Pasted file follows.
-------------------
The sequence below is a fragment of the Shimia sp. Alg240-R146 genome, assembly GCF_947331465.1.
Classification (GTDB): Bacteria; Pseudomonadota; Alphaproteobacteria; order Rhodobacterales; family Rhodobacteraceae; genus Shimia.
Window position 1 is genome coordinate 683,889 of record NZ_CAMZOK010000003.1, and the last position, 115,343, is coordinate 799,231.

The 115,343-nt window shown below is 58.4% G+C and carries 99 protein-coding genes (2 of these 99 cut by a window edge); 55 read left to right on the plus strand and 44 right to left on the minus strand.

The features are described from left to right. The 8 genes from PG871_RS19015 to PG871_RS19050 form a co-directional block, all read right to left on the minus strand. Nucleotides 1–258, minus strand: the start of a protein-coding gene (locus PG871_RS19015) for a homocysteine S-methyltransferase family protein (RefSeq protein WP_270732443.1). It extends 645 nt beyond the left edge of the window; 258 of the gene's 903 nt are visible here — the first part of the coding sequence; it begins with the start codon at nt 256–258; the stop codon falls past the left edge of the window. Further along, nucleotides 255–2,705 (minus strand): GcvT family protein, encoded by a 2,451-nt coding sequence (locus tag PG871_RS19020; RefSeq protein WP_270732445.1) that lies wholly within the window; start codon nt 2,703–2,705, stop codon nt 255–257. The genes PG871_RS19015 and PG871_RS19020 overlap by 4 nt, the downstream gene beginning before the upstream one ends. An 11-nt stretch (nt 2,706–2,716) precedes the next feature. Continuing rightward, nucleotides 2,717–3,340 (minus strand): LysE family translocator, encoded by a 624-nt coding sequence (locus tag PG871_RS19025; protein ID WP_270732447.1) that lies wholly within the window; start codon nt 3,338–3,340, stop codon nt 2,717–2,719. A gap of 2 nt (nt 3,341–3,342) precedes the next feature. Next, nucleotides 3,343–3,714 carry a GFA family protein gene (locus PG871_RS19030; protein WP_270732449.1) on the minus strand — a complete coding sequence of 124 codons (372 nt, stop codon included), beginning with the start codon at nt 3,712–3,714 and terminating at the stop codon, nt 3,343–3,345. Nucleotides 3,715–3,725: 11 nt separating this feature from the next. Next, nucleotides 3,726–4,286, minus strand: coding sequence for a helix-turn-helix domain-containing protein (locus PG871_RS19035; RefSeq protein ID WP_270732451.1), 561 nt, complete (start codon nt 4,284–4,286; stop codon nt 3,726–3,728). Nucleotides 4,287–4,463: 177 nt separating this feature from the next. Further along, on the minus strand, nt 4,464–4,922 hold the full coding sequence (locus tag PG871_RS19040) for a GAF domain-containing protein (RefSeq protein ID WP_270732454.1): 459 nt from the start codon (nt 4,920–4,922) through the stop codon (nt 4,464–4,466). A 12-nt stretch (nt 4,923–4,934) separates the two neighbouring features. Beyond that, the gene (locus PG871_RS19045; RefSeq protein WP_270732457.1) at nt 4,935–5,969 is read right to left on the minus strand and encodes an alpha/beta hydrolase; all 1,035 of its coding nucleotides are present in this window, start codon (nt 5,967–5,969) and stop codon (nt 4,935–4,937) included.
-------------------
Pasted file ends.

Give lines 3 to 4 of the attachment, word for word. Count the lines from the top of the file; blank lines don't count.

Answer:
Window position 1 is genome coordinate 683,889 of record NZ_CAMZOK010000003.1, and the last position, 115,343, is coordinate 799,231.

The 115,343-nt window shown below is 58.4% G+C and carries 99 protein-coding genes (2 of these 99 cut by a window edge); 55 read left to right on the plus strand and 44 right to left on the minus strand.